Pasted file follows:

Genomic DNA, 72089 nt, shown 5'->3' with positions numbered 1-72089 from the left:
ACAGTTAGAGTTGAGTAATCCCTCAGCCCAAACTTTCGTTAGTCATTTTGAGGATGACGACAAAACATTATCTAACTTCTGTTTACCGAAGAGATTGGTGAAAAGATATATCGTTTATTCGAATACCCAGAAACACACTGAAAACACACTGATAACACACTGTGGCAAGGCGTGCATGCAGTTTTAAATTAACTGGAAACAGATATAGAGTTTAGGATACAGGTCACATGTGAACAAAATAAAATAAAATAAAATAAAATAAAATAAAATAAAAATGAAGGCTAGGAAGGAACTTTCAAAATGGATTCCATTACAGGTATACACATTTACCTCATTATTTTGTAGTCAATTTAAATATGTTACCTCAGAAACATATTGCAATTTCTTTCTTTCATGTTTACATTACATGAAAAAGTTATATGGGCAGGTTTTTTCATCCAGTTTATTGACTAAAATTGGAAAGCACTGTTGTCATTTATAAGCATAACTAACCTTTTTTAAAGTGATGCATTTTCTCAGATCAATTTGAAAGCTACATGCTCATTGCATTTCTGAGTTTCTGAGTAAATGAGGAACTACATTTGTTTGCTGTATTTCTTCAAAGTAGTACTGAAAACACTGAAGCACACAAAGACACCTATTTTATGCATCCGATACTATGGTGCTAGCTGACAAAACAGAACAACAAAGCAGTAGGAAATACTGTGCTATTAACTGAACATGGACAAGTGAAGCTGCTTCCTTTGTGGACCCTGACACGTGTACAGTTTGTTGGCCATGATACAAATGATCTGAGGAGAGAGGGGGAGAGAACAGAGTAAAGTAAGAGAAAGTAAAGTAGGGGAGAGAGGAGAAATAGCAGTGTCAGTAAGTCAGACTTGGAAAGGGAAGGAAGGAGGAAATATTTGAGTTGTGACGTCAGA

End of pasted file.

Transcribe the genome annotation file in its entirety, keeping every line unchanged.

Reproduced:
Genomic DNA, 72089 nt, shown 5'->3' with positions numbered 1-72089 from the left:
ACAGTTAGAGTTGAGTAATCCCTCAGCCCAAACTTTCGTTAGTCATTTTGAGGATGACGACAAAACATTATCTAACTTCTGTTTACCGAAGAGATTGGTGAAAAGATATATCGTTTATTCGAATACCCAGAAACACACTGAAAACACACTGATAACACACTGTGGCAAGGCGTGCATGCAGTTTTAAATTAACTGGAAACAGATATAGAGTTTAGGATACAGGTCACATGTGAACAAAATAAAATAAAATAAAATAAAATAAAATAAAATAAAAATGAAGGCTAGGAAGGAACTTTCAAAATGGATTCCATTACAGGTATACACATTTACCTCATTATTTTGTAGTCAATTTAAATATGTTACCTCAGAAACATATTGCAATTTCTTTCTTTCATGTTTACATTACATGAAAAAGTTATATGGGCAGGTTTTTTCATCCAGTTTATTGACTAAAATTGGAAAGCACTGTTGTCATTTATAAGCATAACTAACCTTTTTTAAAGTGATGCATTTTCTCAGATCAATTTGAAAGCTACATGCTCATTGCATTTCTGAGTTTCTGAGTAAATGAGGAACTACATTTGTTTGCTGTATTTCTTCAAAGTAGTACTGAAAACACTGAAGCACACAAAGACACCTATTTTATGCATCCGATACTATGGTGCTAGCTGACAAAACAGAACAACAAAGCAGTAGGAAATACTGTGCTATTAACTGAACATGGACAAGTGAAGCTGCTTCCTTTGTGGACCCTGACACGTGTACAGTTTGTTGGCCATGATACAAATGATCTGAGGAGAGAGGGGGAGAGAACAGAGTAAAGTAAGAGAAAGTAAAGTAGGGGAGAGAGGAGAAATAGCAGTGTCAGTAAGTCAGACTTGGAAAGGGAAGGAAGGAGGAAATATTTGAGTTGTGACGTCAGA